European Union (EU) foreign policy and security chief Javier Solana said Tuesday that the Sudanese government might be closer to a change of position on a UN mission in the Darfur region.
About 8,000 under-equipped African Union (AU) troops are now struggling to maintain peace in the Darfur region in western Sudan. Khartoum has been urged to approve the transition of the AU forces to a UN mission.
"Has the government of Sudan changed their position as taken by (Sudanese) President Bashir? No," Solana told a press conference.
"But it is no doubt today a lot of things have been clarified and we are closer probably to have a change of that position and get closer to the will of the majority of countries."
He said he, together with UN Secretary General Kofi Annan, held talks with Sudanese Foreign Minister Lam Akol for almost two hours on Monday and "a lot of things that were less clear before are clearer now."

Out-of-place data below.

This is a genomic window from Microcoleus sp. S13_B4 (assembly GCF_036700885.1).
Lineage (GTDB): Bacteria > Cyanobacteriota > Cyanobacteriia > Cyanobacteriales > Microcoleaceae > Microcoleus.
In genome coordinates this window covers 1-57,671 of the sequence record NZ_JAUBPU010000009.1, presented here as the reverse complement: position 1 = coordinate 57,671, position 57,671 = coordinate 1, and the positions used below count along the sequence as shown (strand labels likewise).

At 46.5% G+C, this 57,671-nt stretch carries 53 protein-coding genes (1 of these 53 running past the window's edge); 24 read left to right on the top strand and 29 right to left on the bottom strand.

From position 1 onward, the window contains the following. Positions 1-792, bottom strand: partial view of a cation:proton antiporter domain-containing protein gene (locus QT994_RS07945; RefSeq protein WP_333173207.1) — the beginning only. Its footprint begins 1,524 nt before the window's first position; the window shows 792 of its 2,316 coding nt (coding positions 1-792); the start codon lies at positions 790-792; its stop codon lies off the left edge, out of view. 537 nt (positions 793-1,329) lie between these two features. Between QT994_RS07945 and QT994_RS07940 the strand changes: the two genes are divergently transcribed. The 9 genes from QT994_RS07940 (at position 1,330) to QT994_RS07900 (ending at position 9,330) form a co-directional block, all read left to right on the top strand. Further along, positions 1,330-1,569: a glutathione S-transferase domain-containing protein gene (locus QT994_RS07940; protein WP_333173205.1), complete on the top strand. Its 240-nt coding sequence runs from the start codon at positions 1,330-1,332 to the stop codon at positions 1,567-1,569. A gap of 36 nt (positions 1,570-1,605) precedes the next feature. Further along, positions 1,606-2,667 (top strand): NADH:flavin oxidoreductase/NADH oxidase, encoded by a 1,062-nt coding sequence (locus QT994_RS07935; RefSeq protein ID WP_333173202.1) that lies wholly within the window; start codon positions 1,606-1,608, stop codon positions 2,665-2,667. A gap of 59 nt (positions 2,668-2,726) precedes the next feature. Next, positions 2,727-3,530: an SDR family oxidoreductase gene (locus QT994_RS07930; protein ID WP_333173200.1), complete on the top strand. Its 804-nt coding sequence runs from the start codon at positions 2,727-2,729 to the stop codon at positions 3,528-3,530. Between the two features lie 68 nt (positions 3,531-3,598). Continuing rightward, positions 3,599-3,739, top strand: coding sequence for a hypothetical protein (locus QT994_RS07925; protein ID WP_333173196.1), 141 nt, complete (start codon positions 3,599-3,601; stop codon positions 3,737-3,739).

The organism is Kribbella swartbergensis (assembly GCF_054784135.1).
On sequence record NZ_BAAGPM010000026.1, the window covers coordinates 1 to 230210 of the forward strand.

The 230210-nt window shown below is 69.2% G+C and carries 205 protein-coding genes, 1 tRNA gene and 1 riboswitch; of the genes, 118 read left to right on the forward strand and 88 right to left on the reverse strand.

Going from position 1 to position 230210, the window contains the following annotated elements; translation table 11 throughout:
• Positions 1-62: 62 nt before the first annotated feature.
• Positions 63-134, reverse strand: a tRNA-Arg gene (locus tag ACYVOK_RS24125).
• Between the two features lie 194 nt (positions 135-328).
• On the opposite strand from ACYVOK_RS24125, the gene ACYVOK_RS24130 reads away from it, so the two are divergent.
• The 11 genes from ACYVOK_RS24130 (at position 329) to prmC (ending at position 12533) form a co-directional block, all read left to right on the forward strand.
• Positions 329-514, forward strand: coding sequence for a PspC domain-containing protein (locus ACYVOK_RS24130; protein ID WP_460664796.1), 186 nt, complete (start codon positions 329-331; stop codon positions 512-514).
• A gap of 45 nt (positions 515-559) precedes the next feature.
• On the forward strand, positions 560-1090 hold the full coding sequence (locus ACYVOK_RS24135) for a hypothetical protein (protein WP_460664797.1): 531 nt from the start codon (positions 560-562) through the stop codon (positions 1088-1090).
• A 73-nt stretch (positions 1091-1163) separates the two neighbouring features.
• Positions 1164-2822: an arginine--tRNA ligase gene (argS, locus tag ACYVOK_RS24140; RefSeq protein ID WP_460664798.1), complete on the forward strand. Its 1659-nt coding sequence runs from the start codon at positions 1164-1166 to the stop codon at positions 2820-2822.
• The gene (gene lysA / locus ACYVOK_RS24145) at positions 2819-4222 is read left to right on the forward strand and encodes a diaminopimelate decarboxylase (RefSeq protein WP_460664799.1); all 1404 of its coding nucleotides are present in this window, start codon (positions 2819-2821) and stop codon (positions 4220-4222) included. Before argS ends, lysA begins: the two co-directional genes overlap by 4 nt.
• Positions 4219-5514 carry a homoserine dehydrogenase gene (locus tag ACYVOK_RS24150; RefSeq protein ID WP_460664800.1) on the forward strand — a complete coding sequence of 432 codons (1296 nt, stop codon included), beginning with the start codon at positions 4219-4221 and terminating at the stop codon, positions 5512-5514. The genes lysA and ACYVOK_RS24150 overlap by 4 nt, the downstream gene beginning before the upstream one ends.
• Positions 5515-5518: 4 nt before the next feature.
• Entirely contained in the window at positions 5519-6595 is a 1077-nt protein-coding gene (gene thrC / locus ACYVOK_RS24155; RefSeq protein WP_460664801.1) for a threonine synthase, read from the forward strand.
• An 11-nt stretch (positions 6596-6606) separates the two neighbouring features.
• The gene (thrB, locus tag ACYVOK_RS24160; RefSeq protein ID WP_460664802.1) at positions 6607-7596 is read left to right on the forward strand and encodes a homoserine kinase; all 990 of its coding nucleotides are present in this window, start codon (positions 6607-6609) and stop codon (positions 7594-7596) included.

The Sudanese side was not available for comment in Brussels.
A Sudanese Foreign Ministry spokesman said Monday that Akol was not traveling to Brussels to give a nod to a UN mission.
The leaders are meeting in Brussels to discuss the security situation in the war-torn Darfur region and the implementation of a fragile peace agreement. Donors are also expected to pledge support for the AU mission in Darfur, both financially and in technology and logistics.
U.S. assistant secretary of state for African affairs, Jendayi Frazer, said her country is ready to give assurances to the Sudanese government on the nature of the UN mission.
"We try to give some assurances to President (Omar Hassan) Bashir -- through his foreign minister -- about what the intent of a UN mission would be," she told the same press conference.
She met separately with Akol in the morning.
"I think it's important that we also be transparent with the government of Sudan and explain what our intension is ... There is no hidden agenda here. There is no ulterior motive."
She said the goal of the UN mission is to support and protect civilian lives in the region and allow the displaced to return to normal life. "We are there and we want a capable force given the complexity of the challenges."
Jean-Marie Guehenno, a senior UN adviser, said the situation in Darfur is "very precarious, very fragile" and that the urgency of action can never be overstated.
He emphasized the need to bring on board all the movements that has not signed the Darfur peace agreement.